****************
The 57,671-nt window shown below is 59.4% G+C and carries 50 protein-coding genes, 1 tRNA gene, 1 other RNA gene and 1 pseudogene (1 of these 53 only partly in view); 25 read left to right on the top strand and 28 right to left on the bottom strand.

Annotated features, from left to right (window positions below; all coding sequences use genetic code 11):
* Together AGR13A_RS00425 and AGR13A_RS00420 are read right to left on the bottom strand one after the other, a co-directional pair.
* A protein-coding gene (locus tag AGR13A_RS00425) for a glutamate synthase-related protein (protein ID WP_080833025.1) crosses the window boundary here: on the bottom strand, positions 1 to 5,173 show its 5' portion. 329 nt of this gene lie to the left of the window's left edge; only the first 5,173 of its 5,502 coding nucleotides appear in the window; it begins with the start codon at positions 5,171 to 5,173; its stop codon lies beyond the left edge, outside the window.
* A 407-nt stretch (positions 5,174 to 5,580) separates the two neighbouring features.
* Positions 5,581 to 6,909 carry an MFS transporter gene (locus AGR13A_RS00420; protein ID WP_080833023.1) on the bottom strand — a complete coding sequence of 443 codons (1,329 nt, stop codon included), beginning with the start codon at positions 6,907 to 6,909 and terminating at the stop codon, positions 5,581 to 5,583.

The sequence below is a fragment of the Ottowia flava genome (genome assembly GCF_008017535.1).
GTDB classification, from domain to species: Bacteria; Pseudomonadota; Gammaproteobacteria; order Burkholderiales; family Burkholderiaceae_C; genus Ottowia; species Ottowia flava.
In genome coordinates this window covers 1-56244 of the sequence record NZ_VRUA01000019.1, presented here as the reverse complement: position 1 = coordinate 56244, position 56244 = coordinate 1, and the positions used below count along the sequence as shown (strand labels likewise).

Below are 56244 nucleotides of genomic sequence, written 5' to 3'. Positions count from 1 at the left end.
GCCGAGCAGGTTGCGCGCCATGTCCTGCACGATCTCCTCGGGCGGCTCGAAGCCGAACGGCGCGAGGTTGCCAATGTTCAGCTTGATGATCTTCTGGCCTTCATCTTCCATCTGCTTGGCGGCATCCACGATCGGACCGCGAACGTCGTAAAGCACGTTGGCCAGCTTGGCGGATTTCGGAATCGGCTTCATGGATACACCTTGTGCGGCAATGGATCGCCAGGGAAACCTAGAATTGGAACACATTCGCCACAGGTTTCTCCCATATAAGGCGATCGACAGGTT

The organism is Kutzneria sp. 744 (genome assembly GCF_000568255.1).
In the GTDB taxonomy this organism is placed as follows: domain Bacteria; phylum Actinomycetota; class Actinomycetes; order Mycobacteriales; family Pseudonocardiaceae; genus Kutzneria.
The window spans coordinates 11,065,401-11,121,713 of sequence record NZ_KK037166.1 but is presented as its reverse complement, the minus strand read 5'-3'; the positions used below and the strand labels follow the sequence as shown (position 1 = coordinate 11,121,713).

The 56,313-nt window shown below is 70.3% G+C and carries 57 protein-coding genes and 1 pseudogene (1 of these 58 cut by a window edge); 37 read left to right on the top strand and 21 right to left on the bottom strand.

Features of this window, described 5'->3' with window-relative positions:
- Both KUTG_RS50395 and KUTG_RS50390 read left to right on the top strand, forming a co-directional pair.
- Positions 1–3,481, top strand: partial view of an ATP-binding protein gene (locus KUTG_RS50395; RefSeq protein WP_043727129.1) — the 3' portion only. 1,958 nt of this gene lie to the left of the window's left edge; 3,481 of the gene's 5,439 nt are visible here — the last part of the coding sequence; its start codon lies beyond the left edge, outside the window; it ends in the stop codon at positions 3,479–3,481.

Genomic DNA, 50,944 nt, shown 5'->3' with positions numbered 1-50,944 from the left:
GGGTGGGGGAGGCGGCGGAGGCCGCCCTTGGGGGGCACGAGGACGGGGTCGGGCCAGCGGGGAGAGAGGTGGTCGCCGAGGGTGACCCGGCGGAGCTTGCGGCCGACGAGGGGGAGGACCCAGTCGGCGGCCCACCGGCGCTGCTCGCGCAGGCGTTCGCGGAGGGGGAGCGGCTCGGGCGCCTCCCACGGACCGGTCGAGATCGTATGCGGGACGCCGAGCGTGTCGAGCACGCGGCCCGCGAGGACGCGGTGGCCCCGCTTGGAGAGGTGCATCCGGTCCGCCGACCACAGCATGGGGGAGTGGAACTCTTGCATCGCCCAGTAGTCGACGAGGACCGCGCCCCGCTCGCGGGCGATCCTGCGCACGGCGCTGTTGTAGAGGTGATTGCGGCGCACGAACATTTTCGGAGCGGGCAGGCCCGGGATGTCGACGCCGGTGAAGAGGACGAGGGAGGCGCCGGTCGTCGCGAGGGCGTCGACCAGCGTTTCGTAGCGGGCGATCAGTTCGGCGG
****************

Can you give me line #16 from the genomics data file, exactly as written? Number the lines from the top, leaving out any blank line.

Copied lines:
Features of this window, described 5'->3' with window-relative positions: